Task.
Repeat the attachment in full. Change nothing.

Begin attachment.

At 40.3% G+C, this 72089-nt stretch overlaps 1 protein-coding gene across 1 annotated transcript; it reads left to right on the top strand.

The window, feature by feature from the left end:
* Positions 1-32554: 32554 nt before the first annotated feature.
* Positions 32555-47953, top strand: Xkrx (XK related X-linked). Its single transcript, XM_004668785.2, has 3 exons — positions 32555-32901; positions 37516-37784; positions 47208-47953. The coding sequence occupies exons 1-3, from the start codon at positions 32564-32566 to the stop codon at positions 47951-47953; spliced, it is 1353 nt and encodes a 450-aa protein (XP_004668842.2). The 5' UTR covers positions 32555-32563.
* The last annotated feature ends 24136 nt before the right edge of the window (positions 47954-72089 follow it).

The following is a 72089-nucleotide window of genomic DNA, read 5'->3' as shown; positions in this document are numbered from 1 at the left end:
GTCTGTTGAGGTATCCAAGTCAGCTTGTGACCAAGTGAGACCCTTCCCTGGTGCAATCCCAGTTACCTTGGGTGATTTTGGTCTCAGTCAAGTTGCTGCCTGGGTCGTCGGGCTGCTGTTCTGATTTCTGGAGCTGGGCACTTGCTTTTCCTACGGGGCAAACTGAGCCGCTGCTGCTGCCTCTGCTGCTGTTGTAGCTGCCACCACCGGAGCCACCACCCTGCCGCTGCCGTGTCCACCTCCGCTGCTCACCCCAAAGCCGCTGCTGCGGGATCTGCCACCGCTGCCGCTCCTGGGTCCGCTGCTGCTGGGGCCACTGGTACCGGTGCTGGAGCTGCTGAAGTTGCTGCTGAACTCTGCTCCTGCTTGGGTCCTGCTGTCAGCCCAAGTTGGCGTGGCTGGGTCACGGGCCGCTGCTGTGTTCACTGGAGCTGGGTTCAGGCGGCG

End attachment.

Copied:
At 40.3% G+C, this 72089-nt stretch overlaps 1 protein-coding gene across 1 annotated transcript; it reads left to right on the top strand.

The window, feature by feature from the left end:
* Positions 1-32554: 32554 nt before the first annotated feature.
* Positions 32555-47953, top strand: Xkrx (XK related X-linked). Its single transcript, XM_004668785.2, has 3 exons — positions 32555-32901; positions 37516-37784; positions 47208-47953. The coding sequence occupies exons 1-3, from the start codon at positions 32564-32566 to the stop codon at positions 47951-47953; spliced, it is 1353 nt and encodes a 450-aa protein (XP_004668842.2). The 5' UTR covers positions 32555-32563.
* The last annotated feature ends 24136 nt before the right edge of the window (positions 47954-72089 follow it).

The following is a 72089-nucleotide window of genomic DNA, read 5'->3' as shown; positions in this document are numbered from 1 at the left end:
GTCTGTTGAGGTATCCAAGTCAGCTTGTGACCAAGTGAGACCCTTCCCTGGTGCAATCCCAGTTACCTTGGGTGATTTTGGTCTCAGTCAAGTTGCTGCCTGGGTCGTCGGGCTGCTGTTCTGATTTCTGGAGCTGGGCACTTGCTTTTCCTACGGGGCAAACTGAGCCGCTGCTGCTGCCTCTGCTGCTGTTGTAGCTGCCACCACCGGAGCCACCACCCTGCCGCTGCCGTGTCCACCTCCGCTGCTCACCCCAAAGCCGCTGCTGCGGGATCTGCCACCGCTGCCGCTCCTGGGTCCGCTGCTGCTGGGGCCACTGGTACCGGTGCTGGAGCTGCTGAAGTTGCTGCTGAACTCTGCTCCTGCTTGGGTCCTGCTGTCAGCCCAAGTTGGCGTGGCTGGGTCACGGGCCGCTGCTGTGTTCACTGGAGCTGGGTTCAGGCGGCG